High water on the Stewart River peaks in late May and early June. The water level then declines for the rest of the summer to the point where only sternwheelers with a very shallow draft could navigate its swift current and shifting channels.
In 1901, the newly formed Stewart River Company built the Prospector, a powerful sternwheeler suitable for the shallow Yukon River tributaries. The company delivered freight and mail to the prospectors and trappers along the Stewart River.
The gold strike in 1902, near present-day Mayo, and the later discovery and mining of silver ore were soon piling up at Mayo and bigger boats were required.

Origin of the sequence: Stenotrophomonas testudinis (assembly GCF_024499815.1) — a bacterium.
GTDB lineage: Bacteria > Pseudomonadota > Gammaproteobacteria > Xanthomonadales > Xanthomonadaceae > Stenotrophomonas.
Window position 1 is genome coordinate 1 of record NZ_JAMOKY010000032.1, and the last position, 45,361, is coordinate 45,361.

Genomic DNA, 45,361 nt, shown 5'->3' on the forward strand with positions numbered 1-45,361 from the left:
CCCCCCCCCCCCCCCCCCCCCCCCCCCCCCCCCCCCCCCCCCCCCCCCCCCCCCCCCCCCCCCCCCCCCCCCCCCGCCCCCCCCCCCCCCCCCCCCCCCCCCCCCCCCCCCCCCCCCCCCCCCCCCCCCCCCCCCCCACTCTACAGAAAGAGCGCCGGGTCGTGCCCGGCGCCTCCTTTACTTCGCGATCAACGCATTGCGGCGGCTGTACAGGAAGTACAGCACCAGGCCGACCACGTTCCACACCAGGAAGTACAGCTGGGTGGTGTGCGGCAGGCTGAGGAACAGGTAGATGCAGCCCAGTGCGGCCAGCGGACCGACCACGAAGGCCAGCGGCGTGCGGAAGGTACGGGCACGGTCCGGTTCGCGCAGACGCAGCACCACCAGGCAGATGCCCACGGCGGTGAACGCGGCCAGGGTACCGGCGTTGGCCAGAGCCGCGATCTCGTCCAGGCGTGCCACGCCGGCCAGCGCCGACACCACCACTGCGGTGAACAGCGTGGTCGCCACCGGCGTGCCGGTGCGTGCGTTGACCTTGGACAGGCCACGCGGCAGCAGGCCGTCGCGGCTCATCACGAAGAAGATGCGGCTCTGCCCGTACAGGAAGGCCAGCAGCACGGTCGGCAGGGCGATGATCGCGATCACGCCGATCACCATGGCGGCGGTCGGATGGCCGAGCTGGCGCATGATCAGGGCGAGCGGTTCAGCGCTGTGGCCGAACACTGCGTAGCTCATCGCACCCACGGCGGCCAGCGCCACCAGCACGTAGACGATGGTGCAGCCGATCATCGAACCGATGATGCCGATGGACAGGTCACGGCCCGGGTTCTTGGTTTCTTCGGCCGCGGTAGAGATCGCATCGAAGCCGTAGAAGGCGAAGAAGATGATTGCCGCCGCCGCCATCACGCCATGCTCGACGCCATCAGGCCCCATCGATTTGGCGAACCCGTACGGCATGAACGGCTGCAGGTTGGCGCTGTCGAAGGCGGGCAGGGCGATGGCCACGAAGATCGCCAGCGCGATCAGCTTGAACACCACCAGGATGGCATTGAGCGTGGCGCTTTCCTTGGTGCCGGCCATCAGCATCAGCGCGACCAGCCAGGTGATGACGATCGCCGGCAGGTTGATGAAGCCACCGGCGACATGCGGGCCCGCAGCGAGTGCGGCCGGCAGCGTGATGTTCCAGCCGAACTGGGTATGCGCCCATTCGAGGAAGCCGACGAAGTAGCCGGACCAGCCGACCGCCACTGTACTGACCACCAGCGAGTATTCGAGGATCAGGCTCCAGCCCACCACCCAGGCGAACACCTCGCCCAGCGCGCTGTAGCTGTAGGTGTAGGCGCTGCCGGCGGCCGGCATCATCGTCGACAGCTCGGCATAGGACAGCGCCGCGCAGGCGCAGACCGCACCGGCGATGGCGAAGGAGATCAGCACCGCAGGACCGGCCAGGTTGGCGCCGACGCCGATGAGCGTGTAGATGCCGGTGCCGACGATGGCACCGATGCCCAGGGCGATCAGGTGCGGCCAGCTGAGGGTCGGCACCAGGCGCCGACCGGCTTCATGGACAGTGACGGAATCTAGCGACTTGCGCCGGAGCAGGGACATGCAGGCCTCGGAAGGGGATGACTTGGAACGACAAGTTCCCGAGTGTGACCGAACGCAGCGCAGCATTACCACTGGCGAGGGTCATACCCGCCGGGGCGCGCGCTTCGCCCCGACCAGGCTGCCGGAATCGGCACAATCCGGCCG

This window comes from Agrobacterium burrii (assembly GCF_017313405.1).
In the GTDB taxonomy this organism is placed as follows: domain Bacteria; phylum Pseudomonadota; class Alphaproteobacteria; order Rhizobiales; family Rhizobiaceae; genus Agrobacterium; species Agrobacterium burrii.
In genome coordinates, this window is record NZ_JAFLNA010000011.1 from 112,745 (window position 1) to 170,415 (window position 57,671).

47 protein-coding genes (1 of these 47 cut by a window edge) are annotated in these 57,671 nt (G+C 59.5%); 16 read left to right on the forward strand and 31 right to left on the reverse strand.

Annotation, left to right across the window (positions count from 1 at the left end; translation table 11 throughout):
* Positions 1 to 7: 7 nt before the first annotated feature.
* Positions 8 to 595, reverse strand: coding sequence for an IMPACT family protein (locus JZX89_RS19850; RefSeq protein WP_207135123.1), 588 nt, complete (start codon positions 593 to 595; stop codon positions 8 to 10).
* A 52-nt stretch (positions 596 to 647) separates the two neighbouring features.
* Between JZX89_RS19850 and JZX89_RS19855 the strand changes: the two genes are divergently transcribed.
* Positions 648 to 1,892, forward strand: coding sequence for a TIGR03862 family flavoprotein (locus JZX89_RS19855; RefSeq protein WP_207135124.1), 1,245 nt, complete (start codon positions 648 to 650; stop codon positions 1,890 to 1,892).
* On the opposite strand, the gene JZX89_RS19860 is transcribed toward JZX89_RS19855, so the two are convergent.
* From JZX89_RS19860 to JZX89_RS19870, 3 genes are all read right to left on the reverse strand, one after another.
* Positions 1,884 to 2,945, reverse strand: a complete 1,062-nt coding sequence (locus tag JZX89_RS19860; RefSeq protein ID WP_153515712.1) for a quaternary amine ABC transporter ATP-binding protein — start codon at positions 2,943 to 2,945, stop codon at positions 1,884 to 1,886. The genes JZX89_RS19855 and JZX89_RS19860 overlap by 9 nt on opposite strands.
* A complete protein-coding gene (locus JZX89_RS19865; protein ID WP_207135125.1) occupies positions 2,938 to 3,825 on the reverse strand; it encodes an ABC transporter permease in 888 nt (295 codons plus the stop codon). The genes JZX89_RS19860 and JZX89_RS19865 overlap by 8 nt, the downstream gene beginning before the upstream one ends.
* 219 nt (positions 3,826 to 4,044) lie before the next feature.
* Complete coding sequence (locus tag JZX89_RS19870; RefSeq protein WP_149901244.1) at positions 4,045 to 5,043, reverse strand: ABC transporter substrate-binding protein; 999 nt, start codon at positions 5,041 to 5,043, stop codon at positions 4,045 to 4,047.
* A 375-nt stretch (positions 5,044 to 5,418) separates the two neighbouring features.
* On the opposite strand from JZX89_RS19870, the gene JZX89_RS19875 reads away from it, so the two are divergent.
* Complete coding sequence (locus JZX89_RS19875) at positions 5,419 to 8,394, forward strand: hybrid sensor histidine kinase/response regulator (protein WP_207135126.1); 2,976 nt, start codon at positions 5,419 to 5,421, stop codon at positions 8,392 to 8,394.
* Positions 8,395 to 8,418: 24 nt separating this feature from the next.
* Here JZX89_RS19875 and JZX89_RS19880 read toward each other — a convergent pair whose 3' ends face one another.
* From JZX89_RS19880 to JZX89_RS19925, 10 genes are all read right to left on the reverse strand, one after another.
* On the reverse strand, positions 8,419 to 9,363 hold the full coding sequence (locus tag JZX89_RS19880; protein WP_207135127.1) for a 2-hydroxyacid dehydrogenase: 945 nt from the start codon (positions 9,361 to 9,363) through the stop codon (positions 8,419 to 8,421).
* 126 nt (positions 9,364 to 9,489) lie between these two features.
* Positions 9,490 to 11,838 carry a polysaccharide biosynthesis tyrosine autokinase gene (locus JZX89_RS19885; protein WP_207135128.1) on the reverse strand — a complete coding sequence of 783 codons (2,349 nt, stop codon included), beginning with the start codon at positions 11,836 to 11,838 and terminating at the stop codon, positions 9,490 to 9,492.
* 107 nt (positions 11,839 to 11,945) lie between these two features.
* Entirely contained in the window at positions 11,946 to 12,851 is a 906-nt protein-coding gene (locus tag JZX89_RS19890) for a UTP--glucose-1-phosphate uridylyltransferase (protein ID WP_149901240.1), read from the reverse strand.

The sternwheeler Nasutlin was built in 1912 to replace the Prospector and in 1922 the Nasutlin hauled 10,000 tonnes of ore concentrate down the Stewart River. That same year, the sternwheeler Keno was built specifically to haul the heavy bags of ore. During high water, bigger boats were put on the run.
The Keno worked on the Stewart River until 1951, when trucks on the newly constructed Klondike Highway took over the hauling chores.
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